He will stress one sentiment in particular: Take nothing for granted.
Westhoff, one of the most respected assistants in the game, has been in the NFL for 27 years with the Baltimore and Indianapolis Colts, Miami Dolphins and Jets. He never has been in a Super Bowl.
The Jets are one victory away.
"I've had a relative amount of success as a coach," Westhoff said Thursday at the team's facility, "but that's something I have not had happen."
Westhoff is making his 13th playoff appearance. Yet despite serving under head coaches Don Shula and Jimmy Johnson, and being part of a team that featured Dan Marino at quarterback, Sunday will be Westhoff's second conference championship game and his first since 1992.
Marino "went his rookie year and didn't go back," Westhoff said. "He was pretty good. But there's something that was missing, something you don't have."
He swore off attending another title game unless he was participating.
"I knew I would never, never go again," Westhoff said. "It was very frustrating for me for the fact that you start looking at it as a coach instead of as a spectator.
"The best is to be in the middle of it and to come into that stadium at 3 o'clock on Sunday and to see the atmosphere and the feel it and the practices and the meetings.
"I don't want to go unless I'm part of it. I'd give anything to have that opportunity. We have a chance."
Westhoff's units have been amazingly consistent over the years. The Dallas Morning News has compiled an industry-accepted special-teams ranking system since 1990, and only three times have Westhoff's teams finished in the league's lower half.
"We kid with him that he invented the game," Jets head coach Rex Ryan said. "He's seen it all at least 25 times."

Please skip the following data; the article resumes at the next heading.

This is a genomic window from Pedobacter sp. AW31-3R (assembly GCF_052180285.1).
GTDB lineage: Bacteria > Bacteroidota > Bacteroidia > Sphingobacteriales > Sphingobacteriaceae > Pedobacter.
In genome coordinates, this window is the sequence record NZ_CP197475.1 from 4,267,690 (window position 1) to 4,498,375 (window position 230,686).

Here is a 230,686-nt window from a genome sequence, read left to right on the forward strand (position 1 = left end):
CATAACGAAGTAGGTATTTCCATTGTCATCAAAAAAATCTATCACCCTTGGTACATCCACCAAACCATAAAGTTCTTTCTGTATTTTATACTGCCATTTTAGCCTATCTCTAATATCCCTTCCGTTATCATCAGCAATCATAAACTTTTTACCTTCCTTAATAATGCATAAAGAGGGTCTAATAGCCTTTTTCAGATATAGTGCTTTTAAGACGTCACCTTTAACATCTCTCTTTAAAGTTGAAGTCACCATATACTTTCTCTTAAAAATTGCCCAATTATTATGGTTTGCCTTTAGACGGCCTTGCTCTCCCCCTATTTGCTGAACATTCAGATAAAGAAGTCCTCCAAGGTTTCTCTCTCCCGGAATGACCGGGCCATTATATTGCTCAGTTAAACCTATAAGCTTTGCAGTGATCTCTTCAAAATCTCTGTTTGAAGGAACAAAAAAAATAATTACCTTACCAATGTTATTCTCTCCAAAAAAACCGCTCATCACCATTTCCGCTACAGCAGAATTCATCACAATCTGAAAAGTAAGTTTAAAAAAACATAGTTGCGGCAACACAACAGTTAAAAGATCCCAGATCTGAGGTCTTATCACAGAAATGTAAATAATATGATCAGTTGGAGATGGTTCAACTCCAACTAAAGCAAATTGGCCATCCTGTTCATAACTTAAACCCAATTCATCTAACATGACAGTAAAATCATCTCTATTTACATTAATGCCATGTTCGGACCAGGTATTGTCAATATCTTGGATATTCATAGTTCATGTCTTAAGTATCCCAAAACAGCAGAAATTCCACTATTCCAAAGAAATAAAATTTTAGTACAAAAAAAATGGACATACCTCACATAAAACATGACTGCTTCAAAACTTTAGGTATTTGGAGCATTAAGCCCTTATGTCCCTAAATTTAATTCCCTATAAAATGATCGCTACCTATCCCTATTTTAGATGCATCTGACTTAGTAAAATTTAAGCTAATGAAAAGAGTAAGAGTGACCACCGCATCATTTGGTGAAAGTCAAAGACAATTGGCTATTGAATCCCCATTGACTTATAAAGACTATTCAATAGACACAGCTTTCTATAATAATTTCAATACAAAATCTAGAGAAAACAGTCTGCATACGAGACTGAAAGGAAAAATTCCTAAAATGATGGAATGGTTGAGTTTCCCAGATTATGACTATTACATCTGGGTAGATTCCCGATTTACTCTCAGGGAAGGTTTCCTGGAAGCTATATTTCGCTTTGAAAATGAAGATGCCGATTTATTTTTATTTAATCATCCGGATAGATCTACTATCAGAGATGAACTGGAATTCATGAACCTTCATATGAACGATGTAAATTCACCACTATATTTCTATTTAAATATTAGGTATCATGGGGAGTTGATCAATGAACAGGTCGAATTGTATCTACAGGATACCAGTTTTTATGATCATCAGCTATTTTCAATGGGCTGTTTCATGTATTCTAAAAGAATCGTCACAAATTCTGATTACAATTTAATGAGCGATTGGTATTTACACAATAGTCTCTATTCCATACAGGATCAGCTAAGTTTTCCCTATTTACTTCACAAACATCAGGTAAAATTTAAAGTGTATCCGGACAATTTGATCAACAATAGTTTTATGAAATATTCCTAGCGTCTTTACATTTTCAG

All except one very significant thing.
Westhoff, however, claimed his inability to get to a Super Bowl after nearly three decades of coaching in the NFL (he also coached eight college seasons) doesn't gnaw at him.
"Knowing myself as well as I do, I'm sure if I were there and won I'd be looking forward to see what's next," Westhoff said. "I just can't help it. That's the way it is.
"It's just something you keep fighting for, but there are so many factors that come into play to make that happen. You only control a certain amount and you can't let that drive you crazy."
Westhoff also has the perspective that football isn't life or death. In 1988, he was diagnosed with cancer in his left femur, which was destroyed and reconstructed with metal, grafts and cadaver parts. He spent the 2007 season on crutches.
"All you have to do is get one of those wristbands on and be in the waiting room at Sloan-Kettering for an X-ray, and you get a total perspective for things," Westhoff said.
"To be in a situation like this and all the years I've had, to be coming into the final four and walk into that stadium? I love it."
That doesn't mean the Super Bowl isn't massively important to him.
"I know for sure on Saturday night," Westhoff said, "when I stand up in front of that group that I have, my guys, and Rex is always in there, I'm quite certain that when I start my meetings that there will be no way I'm going to think this is the last time we'll meet."